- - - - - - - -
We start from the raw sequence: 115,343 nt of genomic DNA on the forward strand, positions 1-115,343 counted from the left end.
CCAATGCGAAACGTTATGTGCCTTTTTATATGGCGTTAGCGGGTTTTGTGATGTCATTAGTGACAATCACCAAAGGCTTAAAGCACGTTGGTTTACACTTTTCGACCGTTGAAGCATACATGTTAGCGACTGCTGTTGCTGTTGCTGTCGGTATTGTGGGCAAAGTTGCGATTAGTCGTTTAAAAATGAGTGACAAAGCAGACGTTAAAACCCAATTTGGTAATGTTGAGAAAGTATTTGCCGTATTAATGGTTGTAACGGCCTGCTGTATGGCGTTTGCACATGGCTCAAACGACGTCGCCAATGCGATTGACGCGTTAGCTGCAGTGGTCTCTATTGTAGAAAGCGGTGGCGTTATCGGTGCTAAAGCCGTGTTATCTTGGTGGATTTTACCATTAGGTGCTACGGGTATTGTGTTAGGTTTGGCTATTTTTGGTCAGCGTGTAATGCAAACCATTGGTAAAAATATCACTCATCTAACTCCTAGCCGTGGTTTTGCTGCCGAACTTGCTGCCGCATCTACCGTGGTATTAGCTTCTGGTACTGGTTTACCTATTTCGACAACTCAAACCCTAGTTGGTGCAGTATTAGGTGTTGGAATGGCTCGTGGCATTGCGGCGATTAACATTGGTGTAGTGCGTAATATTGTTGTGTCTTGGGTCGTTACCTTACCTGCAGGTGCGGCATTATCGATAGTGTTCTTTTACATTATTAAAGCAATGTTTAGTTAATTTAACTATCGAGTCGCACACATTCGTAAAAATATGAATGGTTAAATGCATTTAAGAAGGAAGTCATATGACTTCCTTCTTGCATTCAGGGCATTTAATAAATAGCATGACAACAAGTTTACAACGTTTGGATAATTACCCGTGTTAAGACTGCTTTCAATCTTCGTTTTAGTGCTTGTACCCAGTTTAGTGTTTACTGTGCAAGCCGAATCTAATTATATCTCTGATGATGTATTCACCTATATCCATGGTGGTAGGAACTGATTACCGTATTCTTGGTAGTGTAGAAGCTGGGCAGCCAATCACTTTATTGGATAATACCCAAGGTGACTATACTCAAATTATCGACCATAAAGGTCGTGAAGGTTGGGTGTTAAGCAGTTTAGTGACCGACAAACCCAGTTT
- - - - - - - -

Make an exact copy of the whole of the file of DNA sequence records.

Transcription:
We start from the raw sequence: 115,343 nt of genomic DNA on the forward strand, positions 1-115,343 counted from the left end.
CCAATGCGAAACGTTATGTGCCTTTTTATATGGCGTTAGCGGGTTTTGTGATGTCATTAGTGACAATCACCAAAGGCTTAAAGCACGTTGGTTTACACTTTTCGACCGTTGAAGCATACATGTTAGCGACTGCTGTTGCTGTTGCTGTCGGTATTGTGGGCAAAGTTGCGATTAGTCGTTTAAAAATGAGTGACAAAGCAGACGTTAAAACCCAATTTGGTAATGTTGAGAAAGTATTTGCCGTATTAATGGTTGTAACGGCCTGCTGTATGGCGTTTGCACATGGCTCAAACGACGTCGCCAATGCGATTGACGCGTTAGCTGCAGTGGTCTCTATTGTAGAAAGCGGTGGCGTTATCGGTGCTAAAGCCGTGTTATCTTGGTGGATTTTACCATTAGGTGCTACGGGTATTGTGTTAGGTTTGGCTATTTTTGGTCAGCGTGTAATGCAAACCATTGGTAAAAATATCACTCATCTAACTCCTAGCCGTGGTTTTGCTGCCGAACTTGCTGCCGCATCTACCGTGGTATTAGCTTCTGGTACTGGTTTACCTATTTCGACAACTCAAACCCTAGTTGGTGCAGTATTAGGTGTTGGAATGGCTCGTGGCATTGCGGCGATTAACATTGGTGTAGTGCGTAATATTGTTGTGTCTTGGGTCGTTACCTTACCTGCAGGTGCGGCATTATCGATAGTGTTCTTTTACATTATTAAAGCAATGTTTAGTTAATTTAACTATCGAGTCGCACACATTCGTAAAAATATGAATGGTTAAATGCATTTAAGAAGGAAGTCATATGACTTCCTTCTTGCATTCAGGGCATTTAATAAATAGCATGACAACAAGTTTACAACGTTTGGATAATTACCCGTGTTAAGACTGCTTTCAATCTTCGTTTTAGTGCTTGTACCCAGTTTAGTGTTTACTGTGCAAGCCGAATCTAATTATATCTCTGATGATGTATTCACCTATATCCATGGTGGTAGGAACTGATTACCGTATTCTTGGTAGTGTAGAAGCTGGGCAGCCAATCACTTTATTGGATAATACCCAAGGTGACTATACTCAAATTATCGACCATAAAGGTCGTGAAGGTTGGGTGTTAAGCAGTTTAGTGACCGACAAACCCAGTTT